Israeli critics question lopsided prisoner swap
(ROSH HANIKRA, Israel) Critics of Israel's lopsided prisoner exchange with Lebanese guerrillas said Wednesday that such deals only encourage more hostage-taking — a fear underscored by Gaza militants who said the swap proves that kidnapping is the only language Israel understands.
The deal, in which a notorious Lebanese attacker, four other militants and the bodies of 199 Arab fighters were traded for two dead Israeli soldiers, closed a painful chapter from Israel's 2006 war in Lebanon.
But it also raised questions about whether Israel should reconsider its policy of bringing back every soldier from the battlefield at just about any cost.
Israel has been carrying out unequal prisoner swaps for decades, including handing over 4,600 Palestinian and Lebanese captives in 1983 in exchange for six captured Israeli soldiers. In the past it's even traded live prisoners for bodies, as it did Wednesday.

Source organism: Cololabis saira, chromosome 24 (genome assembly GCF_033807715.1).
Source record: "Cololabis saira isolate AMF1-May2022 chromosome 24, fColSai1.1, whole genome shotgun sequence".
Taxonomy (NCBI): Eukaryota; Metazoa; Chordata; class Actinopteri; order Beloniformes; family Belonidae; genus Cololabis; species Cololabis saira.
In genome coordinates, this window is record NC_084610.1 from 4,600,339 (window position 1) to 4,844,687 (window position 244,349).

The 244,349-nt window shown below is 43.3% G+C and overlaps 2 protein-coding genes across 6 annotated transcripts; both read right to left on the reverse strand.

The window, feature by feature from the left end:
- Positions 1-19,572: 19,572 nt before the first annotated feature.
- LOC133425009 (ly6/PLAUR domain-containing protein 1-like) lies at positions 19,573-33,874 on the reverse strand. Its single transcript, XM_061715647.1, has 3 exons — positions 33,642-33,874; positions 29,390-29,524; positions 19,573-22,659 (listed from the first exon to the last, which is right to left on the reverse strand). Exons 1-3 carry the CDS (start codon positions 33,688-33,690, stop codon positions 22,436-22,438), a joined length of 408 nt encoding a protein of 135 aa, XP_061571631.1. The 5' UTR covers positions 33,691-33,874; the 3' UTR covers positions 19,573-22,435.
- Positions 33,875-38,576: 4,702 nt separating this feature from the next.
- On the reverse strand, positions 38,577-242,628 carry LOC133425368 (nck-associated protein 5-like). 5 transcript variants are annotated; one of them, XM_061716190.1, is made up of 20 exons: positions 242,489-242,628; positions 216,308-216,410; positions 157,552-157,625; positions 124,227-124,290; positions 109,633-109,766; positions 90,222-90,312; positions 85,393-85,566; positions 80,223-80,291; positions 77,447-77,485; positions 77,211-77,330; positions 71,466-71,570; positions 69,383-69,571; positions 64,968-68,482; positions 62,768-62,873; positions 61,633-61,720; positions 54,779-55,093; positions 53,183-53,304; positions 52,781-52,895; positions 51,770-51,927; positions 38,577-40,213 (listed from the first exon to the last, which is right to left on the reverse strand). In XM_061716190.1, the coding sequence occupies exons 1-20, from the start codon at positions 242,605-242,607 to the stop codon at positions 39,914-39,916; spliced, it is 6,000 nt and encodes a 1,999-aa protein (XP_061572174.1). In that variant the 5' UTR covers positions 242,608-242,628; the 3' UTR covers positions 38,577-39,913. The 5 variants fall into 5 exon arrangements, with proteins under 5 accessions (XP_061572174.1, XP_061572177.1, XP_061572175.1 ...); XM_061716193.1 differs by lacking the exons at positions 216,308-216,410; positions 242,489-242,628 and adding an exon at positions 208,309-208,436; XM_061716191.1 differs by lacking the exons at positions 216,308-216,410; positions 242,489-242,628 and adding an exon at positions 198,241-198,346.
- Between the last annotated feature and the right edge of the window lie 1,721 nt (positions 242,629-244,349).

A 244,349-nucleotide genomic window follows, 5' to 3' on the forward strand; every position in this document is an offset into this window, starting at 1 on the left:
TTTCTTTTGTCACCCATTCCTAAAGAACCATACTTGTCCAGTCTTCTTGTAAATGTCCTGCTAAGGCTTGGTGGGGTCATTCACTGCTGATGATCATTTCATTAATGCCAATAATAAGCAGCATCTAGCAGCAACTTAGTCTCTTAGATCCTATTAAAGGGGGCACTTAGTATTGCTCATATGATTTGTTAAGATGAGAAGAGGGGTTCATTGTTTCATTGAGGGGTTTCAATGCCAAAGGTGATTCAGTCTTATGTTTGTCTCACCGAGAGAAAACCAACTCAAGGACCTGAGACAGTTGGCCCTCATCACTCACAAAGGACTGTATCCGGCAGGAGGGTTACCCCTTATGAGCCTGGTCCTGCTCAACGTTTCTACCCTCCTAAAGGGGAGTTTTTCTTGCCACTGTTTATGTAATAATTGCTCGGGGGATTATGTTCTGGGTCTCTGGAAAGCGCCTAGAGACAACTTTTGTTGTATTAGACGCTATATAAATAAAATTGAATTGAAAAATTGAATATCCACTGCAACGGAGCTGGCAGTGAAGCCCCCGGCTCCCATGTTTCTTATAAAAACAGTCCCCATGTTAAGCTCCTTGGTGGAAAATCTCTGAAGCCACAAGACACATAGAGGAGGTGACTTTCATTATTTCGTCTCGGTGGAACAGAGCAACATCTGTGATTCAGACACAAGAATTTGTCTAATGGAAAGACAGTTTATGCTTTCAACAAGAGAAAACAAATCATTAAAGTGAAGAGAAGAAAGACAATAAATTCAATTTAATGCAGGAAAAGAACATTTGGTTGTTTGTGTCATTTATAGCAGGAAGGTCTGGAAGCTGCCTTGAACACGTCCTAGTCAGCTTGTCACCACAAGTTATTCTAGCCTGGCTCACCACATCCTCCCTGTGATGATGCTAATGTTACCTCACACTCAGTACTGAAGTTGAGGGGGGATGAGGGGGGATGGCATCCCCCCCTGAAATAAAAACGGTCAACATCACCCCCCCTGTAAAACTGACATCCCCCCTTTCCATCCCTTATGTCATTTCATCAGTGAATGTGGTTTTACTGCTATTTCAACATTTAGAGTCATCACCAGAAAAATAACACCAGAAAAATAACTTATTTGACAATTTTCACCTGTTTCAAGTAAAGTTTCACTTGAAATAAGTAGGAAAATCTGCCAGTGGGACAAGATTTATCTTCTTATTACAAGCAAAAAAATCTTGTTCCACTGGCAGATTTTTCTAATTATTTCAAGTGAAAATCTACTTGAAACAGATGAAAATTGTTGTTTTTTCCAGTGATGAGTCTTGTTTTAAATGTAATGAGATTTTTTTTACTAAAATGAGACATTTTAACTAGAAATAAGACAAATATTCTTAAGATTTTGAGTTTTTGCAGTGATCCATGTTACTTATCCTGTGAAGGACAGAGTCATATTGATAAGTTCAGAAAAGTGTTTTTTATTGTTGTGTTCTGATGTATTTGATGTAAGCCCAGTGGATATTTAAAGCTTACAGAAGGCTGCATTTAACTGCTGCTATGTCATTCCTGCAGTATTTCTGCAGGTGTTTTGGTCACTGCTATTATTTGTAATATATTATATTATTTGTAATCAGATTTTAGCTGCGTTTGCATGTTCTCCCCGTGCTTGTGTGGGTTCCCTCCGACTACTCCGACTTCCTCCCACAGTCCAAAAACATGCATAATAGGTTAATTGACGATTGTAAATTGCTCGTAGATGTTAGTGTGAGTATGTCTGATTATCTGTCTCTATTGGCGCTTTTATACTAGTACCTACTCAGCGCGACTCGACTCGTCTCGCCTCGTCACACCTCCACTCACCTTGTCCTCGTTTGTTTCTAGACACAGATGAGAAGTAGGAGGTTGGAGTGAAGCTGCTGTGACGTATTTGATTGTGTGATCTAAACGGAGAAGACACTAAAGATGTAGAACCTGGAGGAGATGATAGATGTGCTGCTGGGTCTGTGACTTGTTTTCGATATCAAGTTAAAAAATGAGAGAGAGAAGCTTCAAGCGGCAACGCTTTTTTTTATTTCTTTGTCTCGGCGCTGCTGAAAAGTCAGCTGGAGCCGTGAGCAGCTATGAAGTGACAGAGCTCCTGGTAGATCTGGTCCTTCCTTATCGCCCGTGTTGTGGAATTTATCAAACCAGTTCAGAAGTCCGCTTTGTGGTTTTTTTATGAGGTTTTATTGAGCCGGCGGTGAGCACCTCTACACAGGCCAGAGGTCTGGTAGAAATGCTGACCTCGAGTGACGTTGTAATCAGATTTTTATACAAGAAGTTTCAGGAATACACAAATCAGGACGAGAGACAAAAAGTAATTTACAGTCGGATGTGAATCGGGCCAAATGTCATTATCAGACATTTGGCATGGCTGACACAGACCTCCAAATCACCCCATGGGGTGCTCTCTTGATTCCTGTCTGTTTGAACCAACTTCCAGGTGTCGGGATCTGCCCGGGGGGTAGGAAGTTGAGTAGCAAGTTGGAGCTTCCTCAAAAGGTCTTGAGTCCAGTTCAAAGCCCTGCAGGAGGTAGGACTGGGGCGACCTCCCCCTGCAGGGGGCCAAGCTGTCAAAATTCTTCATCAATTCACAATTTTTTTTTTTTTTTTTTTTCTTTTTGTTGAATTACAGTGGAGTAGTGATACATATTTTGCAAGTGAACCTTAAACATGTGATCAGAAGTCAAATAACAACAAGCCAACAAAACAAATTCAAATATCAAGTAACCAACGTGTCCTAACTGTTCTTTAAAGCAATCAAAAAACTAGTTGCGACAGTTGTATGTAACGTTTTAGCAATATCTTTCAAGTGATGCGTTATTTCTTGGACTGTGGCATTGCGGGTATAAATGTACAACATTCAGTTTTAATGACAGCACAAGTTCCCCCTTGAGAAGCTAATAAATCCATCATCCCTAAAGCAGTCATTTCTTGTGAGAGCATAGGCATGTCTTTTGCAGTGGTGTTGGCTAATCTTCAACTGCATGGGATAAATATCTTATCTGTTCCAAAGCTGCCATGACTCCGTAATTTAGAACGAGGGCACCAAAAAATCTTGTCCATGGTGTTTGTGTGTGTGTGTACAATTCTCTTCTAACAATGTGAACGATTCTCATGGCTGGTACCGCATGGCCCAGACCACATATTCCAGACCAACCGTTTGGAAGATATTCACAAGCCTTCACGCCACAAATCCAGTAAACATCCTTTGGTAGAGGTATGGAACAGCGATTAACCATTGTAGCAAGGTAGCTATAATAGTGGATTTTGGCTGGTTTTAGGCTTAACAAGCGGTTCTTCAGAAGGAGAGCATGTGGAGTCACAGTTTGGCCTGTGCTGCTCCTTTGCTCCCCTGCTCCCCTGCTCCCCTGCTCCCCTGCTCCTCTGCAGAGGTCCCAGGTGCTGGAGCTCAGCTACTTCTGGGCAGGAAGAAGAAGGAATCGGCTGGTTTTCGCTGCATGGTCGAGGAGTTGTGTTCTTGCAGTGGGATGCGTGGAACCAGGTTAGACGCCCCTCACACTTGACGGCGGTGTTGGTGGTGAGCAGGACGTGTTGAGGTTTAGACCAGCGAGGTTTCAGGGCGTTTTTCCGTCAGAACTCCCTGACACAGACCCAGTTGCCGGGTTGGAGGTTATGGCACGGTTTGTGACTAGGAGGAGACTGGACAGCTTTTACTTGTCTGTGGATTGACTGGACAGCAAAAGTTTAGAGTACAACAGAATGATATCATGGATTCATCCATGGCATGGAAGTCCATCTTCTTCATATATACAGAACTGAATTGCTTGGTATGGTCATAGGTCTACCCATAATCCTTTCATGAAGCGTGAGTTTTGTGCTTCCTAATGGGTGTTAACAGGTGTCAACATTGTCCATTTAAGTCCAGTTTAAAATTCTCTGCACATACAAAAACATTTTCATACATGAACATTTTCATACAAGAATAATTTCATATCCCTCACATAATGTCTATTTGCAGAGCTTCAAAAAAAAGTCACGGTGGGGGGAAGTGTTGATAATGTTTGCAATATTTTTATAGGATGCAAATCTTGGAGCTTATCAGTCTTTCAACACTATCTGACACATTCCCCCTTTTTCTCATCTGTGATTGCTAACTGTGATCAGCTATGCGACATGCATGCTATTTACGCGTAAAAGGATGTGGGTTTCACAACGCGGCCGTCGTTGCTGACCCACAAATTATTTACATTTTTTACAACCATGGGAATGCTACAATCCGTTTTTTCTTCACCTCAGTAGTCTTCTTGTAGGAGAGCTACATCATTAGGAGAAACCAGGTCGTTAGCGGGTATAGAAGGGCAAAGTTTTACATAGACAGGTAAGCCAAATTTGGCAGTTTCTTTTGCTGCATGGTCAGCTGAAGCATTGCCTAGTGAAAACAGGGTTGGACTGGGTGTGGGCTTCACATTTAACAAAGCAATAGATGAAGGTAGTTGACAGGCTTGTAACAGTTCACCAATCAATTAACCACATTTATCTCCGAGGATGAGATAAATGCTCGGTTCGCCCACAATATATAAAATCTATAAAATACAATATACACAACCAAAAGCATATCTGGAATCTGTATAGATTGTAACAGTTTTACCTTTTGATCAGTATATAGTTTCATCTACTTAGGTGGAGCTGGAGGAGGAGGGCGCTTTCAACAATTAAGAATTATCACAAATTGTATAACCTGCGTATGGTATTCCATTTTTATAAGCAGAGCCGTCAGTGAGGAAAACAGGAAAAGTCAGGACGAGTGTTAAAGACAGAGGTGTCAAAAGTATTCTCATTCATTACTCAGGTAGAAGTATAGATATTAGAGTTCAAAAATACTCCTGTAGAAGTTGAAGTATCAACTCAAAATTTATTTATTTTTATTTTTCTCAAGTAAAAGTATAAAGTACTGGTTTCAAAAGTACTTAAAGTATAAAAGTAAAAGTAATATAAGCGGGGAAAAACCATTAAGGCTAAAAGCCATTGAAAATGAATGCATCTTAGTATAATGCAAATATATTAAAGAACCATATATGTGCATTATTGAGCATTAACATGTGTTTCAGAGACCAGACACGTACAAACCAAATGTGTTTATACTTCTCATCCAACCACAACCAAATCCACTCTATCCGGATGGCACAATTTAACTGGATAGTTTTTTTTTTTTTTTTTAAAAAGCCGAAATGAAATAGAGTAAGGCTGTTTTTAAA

The rationale for such trades was a wartime ethic seen as essential in Israel's early days to instilling loyalty and commitment from its troops.
In today's world of asymmetric warfare — with militant groups increasingly focused on kidnapping as a way to pressure Israel and with the fight against terrorism now a worldwide challenge — the lopsided swaps could have graver consequences than in the past.